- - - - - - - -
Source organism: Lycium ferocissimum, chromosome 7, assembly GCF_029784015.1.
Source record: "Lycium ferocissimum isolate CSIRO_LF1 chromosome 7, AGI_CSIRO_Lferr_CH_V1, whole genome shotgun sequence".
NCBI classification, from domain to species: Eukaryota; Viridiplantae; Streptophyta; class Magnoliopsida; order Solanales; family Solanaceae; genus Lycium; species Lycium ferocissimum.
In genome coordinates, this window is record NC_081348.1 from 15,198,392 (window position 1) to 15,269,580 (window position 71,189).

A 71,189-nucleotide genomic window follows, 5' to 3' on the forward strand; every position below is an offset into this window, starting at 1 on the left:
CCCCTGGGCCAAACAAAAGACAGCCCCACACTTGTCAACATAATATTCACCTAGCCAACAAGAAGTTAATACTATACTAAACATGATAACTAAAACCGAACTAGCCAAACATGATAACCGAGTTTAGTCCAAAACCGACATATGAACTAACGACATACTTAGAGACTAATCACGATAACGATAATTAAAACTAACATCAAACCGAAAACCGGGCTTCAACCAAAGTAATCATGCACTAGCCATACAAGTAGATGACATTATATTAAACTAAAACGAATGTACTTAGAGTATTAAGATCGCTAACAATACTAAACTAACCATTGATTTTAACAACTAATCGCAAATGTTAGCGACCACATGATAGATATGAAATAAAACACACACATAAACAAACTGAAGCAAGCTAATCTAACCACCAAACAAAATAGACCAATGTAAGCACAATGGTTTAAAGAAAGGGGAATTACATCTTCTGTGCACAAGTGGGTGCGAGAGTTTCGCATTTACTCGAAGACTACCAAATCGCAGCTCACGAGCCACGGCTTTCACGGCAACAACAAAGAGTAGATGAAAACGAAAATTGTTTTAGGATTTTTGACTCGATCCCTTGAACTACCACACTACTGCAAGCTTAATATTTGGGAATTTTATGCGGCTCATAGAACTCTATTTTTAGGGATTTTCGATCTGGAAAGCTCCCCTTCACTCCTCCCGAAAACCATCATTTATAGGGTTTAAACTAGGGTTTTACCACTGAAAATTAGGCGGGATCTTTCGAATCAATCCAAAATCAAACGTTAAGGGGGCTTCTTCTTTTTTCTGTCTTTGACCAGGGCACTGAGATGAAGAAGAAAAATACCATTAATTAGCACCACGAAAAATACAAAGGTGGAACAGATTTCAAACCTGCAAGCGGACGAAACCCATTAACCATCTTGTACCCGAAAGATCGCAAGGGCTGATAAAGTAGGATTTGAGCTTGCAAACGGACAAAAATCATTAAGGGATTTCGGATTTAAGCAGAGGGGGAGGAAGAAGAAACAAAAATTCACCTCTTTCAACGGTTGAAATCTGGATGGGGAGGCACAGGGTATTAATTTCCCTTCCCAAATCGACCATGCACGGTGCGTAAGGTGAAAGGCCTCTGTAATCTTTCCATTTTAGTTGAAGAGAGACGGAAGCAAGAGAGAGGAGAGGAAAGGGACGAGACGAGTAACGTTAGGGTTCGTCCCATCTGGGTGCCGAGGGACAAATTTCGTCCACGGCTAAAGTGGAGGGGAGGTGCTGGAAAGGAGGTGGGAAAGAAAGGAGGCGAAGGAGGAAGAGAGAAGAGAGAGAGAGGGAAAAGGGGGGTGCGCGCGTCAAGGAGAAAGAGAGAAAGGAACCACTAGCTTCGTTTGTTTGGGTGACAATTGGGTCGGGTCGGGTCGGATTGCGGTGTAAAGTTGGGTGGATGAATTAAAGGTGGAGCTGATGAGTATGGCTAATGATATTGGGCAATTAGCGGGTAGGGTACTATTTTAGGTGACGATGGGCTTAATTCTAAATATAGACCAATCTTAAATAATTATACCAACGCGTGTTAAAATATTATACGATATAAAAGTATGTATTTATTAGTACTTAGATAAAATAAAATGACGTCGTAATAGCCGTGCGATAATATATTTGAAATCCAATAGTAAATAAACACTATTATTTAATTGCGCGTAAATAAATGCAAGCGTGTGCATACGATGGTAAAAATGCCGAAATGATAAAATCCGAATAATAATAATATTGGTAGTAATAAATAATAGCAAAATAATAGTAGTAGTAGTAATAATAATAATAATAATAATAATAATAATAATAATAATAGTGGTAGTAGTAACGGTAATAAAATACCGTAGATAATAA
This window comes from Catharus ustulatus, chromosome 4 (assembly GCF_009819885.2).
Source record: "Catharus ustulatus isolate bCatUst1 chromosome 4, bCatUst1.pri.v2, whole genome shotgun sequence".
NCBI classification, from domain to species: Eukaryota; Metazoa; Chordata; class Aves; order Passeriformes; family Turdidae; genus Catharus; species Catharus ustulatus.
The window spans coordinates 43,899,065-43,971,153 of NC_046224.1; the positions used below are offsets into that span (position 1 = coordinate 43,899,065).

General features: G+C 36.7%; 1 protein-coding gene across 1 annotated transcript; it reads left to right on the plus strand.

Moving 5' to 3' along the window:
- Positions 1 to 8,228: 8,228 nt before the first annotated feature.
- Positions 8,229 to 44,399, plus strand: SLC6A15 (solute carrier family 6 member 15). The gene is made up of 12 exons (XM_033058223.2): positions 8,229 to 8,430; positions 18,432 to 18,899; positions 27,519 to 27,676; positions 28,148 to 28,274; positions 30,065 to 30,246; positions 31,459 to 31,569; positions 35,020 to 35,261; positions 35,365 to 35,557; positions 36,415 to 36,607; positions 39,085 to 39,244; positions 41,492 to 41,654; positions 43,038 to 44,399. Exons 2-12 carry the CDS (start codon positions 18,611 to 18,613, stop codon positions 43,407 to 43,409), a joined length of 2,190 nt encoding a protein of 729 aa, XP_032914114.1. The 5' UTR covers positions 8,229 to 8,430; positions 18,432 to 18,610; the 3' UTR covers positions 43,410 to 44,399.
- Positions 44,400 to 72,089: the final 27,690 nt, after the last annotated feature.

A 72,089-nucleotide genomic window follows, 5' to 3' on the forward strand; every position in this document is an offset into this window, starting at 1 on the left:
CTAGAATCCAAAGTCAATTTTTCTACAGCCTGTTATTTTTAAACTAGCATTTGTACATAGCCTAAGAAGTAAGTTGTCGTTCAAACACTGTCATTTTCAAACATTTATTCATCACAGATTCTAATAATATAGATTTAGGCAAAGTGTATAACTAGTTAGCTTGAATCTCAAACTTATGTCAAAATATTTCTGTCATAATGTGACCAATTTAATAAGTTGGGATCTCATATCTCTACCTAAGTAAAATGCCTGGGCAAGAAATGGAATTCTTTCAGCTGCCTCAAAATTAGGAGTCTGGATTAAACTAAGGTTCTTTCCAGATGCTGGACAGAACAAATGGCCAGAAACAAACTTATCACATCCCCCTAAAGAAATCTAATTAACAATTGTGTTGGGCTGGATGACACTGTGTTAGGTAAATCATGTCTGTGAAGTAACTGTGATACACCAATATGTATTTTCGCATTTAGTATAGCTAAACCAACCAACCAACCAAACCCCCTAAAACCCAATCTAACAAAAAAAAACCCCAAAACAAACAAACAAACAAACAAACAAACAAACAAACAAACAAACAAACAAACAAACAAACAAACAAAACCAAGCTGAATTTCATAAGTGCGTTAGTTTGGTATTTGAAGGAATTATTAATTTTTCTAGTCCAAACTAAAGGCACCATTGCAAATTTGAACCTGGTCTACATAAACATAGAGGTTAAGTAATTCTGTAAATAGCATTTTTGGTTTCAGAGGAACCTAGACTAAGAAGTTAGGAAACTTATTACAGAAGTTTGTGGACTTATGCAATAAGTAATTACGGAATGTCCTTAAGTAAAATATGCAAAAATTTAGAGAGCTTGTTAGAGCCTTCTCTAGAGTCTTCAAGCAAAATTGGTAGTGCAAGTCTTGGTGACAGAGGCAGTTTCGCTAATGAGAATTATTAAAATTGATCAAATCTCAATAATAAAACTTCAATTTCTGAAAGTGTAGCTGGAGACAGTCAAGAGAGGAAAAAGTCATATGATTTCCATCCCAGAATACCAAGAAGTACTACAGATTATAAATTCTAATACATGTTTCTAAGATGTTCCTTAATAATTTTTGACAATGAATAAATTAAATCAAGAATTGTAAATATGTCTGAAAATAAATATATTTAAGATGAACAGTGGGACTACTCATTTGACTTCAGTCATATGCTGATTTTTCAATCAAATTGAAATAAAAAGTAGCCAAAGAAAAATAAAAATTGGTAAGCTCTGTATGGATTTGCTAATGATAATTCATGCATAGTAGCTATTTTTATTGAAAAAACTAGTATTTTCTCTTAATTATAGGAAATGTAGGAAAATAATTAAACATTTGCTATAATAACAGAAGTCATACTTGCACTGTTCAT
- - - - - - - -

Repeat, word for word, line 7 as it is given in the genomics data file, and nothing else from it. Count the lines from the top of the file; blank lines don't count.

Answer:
This window comes from Catharus ustulatus, chromosome 4 (assembly GCF_009819885.2).